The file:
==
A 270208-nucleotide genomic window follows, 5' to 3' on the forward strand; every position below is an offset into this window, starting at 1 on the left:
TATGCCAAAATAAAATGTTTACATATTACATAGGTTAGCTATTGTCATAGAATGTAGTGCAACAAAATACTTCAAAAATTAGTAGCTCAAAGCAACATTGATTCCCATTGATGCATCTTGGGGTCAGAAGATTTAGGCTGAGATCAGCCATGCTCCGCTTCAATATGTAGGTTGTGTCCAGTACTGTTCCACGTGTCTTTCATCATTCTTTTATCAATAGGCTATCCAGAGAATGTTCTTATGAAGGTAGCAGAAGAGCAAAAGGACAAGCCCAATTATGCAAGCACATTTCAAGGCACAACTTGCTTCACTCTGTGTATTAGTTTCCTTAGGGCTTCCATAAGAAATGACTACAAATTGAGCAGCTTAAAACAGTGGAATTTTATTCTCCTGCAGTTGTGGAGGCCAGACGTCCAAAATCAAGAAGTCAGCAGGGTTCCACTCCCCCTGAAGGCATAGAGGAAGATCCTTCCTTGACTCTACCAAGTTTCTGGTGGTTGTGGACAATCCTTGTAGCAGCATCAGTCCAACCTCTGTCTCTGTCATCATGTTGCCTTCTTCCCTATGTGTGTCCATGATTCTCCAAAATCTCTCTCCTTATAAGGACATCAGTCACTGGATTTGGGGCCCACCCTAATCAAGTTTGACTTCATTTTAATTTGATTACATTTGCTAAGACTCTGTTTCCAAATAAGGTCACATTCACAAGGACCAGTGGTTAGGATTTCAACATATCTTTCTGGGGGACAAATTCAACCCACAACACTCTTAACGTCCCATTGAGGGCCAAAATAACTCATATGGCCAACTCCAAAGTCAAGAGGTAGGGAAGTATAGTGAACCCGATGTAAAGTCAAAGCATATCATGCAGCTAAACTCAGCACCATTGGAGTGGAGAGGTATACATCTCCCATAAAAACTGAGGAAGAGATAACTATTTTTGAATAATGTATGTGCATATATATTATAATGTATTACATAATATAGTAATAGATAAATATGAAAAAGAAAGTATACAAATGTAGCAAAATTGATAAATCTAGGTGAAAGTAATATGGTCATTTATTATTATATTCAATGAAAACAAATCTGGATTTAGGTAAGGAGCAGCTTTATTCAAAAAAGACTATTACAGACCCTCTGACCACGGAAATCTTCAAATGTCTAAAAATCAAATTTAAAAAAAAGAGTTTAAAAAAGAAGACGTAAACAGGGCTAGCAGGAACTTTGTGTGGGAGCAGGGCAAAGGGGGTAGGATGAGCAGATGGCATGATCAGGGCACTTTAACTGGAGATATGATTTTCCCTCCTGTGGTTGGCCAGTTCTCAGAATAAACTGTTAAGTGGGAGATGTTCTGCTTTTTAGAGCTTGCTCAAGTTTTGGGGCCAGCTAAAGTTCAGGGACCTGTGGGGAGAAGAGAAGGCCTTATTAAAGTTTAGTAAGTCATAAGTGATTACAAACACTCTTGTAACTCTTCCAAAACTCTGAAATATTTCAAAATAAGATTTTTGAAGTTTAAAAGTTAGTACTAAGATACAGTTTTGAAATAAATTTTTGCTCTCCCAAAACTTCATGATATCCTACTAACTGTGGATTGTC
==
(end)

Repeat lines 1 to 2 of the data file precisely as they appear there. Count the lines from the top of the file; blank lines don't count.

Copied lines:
A 270208-nucleotide genomic window follows, 5' to 3' on the forward strand; every position below is an offset into this window, starting at 1 on the left:
TATGCCAAAATAAAATGTTTACATATTACATAGGTTAGCTATTGTCATAGAATGTAGTGCAACAAAATACTTCAAAAATTAGTAGCTCAAAGCAACATTGATTCCCATTGATGCATCTTGGGGTCAGAAGATTTAGGCTGAGATCAGCCATGCTCCGCTTCAATATGTAGGTTGTGTCCAGTACTGTTCCACGTGTCTTTCATCATTCTTTTATCAATAGGCTATCCAGAGAATGTTCTTATGAAGGTAGCAGAAGAGCAAAAGGACAAGCCCAATTATGCAAGCACATTTCAAGGCACAACTTGCTTCACTCTGTGTATTAGTTTCCTTAGGGCTTCCATAAGAAATGACTACAAATTGAGCAGCTTAAAACAGTGGAATTTTATTCTCCTGCAGTTGTGGAGGCCAGACGTCCAAAATCAAGAAGTCAGCAGGGTTCCACTCCCCCTGAAGGCATAGAGGAAGATCCTTCCTTGACTCTACCAAGTTTCTGGTGGTTGTGGACAATCCTTGTAGCAGCATCAGTCCAACCTCTGTCTCTGTCATCATGTTGCCTTCTTCCCTATGTGTGTCCATGATTCTCCAAAATCTCTCTCCTTATAAGGACATCAGTCACTGGATTTGGGGCCCACCCTAATCAAGTTTGACTTCATTTTAATTTGATTACATTTGCTAAGACTCTGTTTCCAAATAAGGTCACATTCACAAGGACCAGTGGTTAGGATTTCAACATATCTTTCTGGGGGACAAATTCAACCCACAACACTCTTAACGTCCCATTGAGGGCCAAAATAACTCATATGGCCAACTCCAAAGTCAAGAGGTAGGGAAGTATAGTGAACCCGATGTAAAGTCAAAGCATATCATGCAGCTAAACTCAGCACCATTGGAGTGGAGAGGTATACATCTCCCATAAAAACTGAGGAAGAGATAACTATTTTTGAATAATGTATGTGCATATATATTATAATGTATTACATAATATAGTAATAGATAAATATGAAAAAGAAAGTATACAAATGTAGCAAAATTGATAAATCTAGGTGAAAGTAATATGGTCATTTATTATTATATTCAATGAAAACAAATCTGGATTTAGGTAAGGAGCAGCTTTATTCAAAAAAGACTATTACAGACCCTCTGACCACGGAAATCTTCAAATGTCTAAAAATCAAATTTAAAAAAAAGAGTTTAAAAAAGAAGACGTAAACAGGGCTAGCAGGAACTTTGTGTGGGAGCAGGGCAAAGGGGGTAGGATGAGCAGATGGCATGATCAGGGCACTTTAACTGGAGATATGATTTTCCCTCCTGTGGTTGGCCAGTTCTCAGAATAAACTGTTAAGTGGGAGATGTTCTGCTTTTTAGAGCTTGCTCAAGTTTTGGGGCCAGCTAAAGTTCAGGGACCTGTGGGGAGAAGAGAAGGCCTTATTAAAGTTTAGTAAGTCATAAGTGATTACAAACACTCTTGTAACTCTTCCAAAACTCTGAAATATTTCAAAATAAGATTTTTGAAGTTTAAAAGTTAGTACTAAGATACAGTTTTGAAATAAATTTTTGCTCTCCCAAAACTTCATGATATCCTACTAACTGTGGATTGTC